A charming flight of fancy that provides a pleasant, thoughtful diversion.

READ REVIEW

The Sun Jumpers

A time-travel fantasy that transports four teenage cave dwellers to modern-day Los Angeles.

Luber’s (Match to the Heart, 2009) fictional Kishoki people live 10,000 years ago in an unspecified location near the River Gan. They’re hunters and gatherers, and the harsh conditions have led most of their people to leave their settlement in search of something better. Others took the advice of their shaman, Man Who Stands Alone, not to follow the “Antelope People” who left. But if nothing changes, the remaining group will die out completely. Enter Sita, the spiritual leader of an adventurous pack of 14-year olds who are about to take a journey through time and space. She’s a “star stepper” who sees bits and pieces of the future in her dreams. She’s also a “shaman-in-waiting,” the first girl to ever be in such a position. Her boyfriend, Ty, is an adventurer who’s determined to find the long-departed Antelope People and learn their secrets of survival. Ko and Shum, Ty’s “wings” (buddies), agree to accompany him in his search. After they encounter a deadly “emmydactyl” and drink a potion mixed by Sita, they awake to find themselves in the 21st century on a hilltop where the neurotic, 24-year-old Darren Davies is shooting a commercial for his father’s carpet empire. The narrative explores the friendship that develops among Darren, Ty, and Sita, as each seeks his or her identity and purpose. Luber has constructed a lighthearted romp that’s permeated by humor regarding adolescent antics, 20-something angst, and a wealth of inevitable culture-clash misunderstandings. But it also deals with some serious issues, including modern-day bigotry (the Kishoki are a dark-skinned people), the sometimes-troubled relationships between parents and offspring, and the need to find and follow one’s own truth. The author’s Kishoki words are inventive, although the translations sometimes seem frivolous: “ ‘Shnikee!’ she gasped, Kishoki for ‘yikes.’ ” Some “Questions for Discussion” appended to the end also seem unnecessary, unless Luber intends the book to be read in schools.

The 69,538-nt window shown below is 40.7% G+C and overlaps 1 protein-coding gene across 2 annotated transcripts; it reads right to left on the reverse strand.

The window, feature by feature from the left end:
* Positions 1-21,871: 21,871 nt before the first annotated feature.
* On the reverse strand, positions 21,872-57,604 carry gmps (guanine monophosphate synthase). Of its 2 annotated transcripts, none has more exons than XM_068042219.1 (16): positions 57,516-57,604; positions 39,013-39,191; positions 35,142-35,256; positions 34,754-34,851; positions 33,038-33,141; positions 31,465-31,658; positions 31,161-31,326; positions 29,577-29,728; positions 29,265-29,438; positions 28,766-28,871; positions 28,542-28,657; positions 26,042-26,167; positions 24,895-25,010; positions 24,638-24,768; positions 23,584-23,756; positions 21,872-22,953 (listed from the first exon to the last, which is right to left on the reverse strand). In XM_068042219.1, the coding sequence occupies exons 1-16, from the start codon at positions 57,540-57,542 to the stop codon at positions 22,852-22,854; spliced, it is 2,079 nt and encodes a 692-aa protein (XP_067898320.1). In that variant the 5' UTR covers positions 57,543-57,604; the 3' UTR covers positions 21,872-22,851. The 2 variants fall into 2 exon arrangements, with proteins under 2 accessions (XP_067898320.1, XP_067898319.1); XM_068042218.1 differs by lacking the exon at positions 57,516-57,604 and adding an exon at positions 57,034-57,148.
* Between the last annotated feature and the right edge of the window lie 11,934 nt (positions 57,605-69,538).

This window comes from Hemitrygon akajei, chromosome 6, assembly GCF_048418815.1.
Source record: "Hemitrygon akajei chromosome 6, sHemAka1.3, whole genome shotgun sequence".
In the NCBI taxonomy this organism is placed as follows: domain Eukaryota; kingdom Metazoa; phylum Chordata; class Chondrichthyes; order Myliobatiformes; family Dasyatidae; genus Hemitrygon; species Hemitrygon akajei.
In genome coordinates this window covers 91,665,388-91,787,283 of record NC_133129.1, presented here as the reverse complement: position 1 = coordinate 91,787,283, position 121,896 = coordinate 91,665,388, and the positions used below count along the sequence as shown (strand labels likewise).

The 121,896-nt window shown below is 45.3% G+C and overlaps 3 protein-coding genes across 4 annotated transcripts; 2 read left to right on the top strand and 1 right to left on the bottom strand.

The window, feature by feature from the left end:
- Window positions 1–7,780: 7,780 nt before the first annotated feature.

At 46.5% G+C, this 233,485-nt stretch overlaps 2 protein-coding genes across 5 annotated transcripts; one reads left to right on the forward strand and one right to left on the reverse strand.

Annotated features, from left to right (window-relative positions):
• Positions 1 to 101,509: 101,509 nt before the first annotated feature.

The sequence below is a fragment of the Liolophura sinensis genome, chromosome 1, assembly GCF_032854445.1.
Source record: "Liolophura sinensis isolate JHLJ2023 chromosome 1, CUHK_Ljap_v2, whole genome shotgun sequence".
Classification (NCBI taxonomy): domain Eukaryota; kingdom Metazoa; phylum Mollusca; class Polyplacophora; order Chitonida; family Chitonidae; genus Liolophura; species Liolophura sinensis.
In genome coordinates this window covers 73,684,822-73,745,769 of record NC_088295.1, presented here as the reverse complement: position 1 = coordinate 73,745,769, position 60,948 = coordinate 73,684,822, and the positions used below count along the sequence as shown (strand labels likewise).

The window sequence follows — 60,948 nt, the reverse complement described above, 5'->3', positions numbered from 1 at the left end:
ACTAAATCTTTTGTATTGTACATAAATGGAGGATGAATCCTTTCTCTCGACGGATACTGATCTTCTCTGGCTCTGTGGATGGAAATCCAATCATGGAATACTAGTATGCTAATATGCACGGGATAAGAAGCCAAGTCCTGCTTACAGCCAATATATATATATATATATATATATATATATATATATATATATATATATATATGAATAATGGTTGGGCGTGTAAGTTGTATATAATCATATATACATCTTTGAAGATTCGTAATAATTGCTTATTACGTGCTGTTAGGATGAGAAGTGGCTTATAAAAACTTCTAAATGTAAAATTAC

A charming flight of fancy that provides a pleasant, thoughtful diversion.  

Pub Date: N/A

ISBN: N/A

Page Count: -

Publisher: Dog Ear

Review Posted Online: Nov. 4, 2016

Did you like this book?

No Comments Yet